The Internal Revenue Service announced new steps to improve the Questionable Refund Program and reduce the number of taxpayers subject to frozen refunds.

"The actions we're announcing constitute significant improvements to an important program," said IRS Commissioner Mark W. Everson, in a statement.

Changes include:

  • Improvements to screening procedures in the coming months, with the agency working to improve the accuracy of filters in the program to reduce the initial number of valid refund claims held.
  • Notification to taxpayers whose refunds are frozen, beginning this tax season.
  • Earlier release of refunds, with the IRS expediting the review of returns.

The agency moved quickly to combat one of the major complaints outlined in the Jan. 10 report from the national taxpayer advocate. National Taxpayer Advocate Nina Olson wrote in her annual report that her office, which helps taxpayers resolve disputes with the IRS, handles frozen refunds more than any other issue. "The IRS has worked closely with my office to devise procedures that strike the proper balance between combating suspected tax fraud and protecting taxpayer rights, particularly the rights of honest taxpayers whose refunds are frozen in error," Olson said, in a statement.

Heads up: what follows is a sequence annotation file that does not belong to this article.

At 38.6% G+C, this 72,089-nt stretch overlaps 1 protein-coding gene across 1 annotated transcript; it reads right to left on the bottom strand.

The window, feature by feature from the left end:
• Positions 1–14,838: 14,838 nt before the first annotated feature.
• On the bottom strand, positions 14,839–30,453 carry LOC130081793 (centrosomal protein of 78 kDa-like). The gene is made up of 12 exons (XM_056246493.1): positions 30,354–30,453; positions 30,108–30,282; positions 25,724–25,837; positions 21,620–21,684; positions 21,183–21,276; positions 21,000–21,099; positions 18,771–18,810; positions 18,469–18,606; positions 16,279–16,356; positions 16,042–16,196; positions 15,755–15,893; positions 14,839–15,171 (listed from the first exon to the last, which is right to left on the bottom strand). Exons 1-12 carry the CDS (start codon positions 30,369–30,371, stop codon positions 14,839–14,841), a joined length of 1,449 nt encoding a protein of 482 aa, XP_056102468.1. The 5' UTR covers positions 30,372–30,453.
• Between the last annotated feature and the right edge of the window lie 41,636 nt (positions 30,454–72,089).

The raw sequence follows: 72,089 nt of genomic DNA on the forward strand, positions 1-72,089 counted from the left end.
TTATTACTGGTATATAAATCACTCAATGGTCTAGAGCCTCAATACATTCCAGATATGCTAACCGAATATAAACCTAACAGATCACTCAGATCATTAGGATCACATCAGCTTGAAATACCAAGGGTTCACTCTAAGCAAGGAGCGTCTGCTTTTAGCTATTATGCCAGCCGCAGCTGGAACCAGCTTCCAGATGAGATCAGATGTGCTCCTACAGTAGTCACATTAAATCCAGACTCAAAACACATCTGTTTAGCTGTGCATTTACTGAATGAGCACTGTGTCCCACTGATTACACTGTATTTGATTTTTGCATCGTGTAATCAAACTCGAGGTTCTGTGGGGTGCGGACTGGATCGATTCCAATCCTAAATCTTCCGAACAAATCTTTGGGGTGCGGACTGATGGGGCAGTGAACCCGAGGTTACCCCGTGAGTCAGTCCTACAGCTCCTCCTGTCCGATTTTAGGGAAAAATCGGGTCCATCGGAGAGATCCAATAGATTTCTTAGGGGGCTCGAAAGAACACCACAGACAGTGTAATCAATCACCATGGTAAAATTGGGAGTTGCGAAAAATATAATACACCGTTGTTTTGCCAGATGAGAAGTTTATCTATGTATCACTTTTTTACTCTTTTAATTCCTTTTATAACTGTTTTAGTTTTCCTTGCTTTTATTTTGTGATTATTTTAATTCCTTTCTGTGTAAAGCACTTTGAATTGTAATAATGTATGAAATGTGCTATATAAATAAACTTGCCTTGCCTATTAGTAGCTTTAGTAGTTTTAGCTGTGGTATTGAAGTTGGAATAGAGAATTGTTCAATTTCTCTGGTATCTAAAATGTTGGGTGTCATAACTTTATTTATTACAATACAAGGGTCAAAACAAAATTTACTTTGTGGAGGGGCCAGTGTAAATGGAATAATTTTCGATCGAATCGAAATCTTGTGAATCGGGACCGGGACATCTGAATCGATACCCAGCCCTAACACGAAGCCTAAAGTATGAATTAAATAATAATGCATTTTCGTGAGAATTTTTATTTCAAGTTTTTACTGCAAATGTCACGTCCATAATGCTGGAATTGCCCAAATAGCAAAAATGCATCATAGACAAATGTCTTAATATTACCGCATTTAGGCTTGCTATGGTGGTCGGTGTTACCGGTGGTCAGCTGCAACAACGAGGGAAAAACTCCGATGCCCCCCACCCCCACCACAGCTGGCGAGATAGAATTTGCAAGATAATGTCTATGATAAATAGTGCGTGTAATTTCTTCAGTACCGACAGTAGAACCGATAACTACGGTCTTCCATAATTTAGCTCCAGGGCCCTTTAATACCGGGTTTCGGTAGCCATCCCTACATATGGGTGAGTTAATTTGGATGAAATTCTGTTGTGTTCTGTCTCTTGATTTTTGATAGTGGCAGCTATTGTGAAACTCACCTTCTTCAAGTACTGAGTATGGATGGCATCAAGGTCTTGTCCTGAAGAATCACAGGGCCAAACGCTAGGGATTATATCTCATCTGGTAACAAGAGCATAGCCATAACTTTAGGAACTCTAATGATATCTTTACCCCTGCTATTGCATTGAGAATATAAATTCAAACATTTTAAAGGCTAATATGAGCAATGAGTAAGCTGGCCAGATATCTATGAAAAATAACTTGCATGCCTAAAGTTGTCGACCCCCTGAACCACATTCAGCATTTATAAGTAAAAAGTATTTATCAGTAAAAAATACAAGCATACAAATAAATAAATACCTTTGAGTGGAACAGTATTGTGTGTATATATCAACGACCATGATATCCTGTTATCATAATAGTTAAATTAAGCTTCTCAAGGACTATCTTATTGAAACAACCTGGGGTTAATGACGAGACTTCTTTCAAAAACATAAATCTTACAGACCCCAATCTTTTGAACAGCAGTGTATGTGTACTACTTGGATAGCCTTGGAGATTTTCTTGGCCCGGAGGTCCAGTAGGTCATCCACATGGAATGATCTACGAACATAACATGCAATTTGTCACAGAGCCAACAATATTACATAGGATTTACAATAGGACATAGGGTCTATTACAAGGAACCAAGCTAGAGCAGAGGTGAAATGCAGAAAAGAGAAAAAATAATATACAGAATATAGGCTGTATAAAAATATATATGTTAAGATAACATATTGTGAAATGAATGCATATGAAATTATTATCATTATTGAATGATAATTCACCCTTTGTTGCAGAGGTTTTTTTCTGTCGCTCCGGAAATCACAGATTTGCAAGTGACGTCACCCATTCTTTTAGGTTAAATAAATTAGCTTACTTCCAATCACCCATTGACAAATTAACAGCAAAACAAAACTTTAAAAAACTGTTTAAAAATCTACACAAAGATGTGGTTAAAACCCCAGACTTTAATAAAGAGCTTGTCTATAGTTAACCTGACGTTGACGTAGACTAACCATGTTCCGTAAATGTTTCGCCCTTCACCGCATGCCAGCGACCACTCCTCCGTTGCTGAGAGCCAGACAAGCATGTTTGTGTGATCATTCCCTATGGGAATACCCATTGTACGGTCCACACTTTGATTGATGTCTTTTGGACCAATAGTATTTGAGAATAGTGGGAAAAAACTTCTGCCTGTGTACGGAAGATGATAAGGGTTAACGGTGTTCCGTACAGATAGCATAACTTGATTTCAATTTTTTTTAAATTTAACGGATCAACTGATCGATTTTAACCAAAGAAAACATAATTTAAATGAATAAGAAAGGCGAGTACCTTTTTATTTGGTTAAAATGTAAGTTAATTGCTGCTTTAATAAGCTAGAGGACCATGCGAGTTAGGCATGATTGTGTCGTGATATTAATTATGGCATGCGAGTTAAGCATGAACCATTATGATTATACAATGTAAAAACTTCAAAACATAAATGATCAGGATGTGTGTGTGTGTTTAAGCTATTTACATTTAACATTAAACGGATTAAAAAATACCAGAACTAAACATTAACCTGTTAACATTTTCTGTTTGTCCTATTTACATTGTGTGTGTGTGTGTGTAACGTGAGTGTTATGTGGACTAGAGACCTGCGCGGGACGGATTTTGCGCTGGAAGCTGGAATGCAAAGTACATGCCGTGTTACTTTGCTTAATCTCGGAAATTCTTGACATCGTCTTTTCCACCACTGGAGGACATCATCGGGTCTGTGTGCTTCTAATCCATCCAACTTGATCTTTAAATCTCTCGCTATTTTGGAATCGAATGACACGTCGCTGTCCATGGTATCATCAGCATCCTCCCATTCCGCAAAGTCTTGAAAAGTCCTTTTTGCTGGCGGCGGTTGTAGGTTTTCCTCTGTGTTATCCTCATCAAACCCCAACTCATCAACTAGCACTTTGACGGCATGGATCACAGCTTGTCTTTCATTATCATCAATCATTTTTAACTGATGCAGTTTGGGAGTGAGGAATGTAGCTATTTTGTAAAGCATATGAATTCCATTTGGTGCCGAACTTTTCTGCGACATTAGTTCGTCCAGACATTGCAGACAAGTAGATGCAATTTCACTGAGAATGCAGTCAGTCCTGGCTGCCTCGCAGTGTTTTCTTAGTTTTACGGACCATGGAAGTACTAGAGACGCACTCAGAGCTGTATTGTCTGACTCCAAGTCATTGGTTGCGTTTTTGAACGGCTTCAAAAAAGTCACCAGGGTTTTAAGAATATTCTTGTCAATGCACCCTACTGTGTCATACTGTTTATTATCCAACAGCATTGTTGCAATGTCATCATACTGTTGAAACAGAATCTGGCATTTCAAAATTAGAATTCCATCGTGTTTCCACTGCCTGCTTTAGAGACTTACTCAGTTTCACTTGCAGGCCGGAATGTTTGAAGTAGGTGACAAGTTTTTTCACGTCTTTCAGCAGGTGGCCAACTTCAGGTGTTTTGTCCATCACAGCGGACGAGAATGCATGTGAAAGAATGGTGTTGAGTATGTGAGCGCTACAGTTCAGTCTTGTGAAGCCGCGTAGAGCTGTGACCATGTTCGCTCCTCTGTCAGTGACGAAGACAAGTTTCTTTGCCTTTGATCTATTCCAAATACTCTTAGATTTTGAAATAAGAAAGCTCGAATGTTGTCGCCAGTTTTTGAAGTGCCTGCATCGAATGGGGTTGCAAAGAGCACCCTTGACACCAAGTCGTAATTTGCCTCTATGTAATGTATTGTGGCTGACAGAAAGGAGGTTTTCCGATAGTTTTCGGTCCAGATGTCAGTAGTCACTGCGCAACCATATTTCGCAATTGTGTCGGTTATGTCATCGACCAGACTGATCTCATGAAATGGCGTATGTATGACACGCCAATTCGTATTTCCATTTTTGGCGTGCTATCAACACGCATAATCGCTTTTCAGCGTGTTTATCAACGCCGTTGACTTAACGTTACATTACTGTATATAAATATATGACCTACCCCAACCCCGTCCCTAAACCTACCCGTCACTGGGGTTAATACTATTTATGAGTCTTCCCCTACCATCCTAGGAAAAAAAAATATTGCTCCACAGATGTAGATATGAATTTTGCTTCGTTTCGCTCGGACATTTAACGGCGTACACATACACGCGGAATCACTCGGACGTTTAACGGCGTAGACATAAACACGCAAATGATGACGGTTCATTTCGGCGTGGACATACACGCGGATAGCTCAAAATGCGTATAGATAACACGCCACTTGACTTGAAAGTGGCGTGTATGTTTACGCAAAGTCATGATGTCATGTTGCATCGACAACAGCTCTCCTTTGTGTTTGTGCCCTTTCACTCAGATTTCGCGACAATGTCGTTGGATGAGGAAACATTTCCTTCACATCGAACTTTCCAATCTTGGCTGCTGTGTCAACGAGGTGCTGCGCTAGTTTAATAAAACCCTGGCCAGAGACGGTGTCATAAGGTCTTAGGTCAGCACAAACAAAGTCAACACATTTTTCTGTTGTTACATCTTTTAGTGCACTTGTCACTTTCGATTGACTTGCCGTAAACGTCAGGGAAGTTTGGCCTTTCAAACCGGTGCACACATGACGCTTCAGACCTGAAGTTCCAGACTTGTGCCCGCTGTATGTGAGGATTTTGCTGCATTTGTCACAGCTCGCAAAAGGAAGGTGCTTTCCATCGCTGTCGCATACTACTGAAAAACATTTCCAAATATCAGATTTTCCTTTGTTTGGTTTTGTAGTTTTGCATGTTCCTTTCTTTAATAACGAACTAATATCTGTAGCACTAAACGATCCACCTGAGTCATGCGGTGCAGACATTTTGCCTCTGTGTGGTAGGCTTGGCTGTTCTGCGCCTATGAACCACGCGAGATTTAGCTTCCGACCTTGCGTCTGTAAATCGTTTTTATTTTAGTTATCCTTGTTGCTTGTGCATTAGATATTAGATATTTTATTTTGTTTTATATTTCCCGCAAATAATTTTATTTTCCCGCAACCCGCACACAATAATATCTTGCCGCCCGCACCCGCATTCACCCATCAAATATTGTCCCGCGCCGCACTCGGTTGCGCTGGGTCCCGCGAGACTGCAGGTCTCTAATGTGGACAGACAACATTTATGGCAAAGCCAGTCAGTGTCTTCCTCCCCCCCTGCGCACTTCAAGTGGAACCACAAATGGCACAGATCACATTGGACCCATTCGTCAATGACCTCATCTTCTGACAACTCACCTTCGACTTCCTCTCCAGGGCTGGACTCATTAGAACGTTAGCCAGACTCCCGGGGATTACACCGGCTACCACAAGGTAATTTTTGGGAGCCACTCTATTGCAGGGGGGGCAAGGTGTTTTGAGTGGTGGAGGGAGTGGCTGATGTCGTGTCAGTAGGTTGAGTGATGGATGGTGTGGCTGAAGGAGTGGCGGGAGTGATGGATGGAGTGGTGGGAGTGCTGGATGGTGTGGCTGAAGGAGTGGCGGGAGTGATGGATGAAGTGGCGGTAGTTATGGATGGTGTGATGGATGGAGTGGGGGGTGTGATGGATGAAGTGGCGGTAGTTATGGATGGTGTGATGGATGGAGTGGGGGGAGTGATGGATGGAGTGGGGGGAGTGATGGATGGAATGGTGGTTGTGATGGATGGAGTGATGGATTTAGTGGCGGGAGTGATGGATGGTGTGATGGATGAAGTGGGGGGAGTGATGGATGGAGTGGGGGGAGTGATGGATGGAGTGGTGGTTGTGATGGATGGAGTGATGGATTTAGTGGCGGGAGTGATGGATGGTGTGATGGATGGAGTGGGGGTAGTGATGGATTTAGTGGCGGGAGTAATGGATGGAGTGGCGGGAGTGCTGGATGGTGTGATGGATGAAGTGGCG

In the past, the IRS has not informed taxpayers that they're suspected of fraud, with the agency's explanation being that many of the returns are subject to additional criminal investigation. The IRS said that refund fraud has increased significantly in recent years, and the agency estimates that false claims exceed $500 million each year. The IRS said that the computerized Questionable Refund Program holds for further scrutiny less than 1 percent of more than 100 million refund returns annually.

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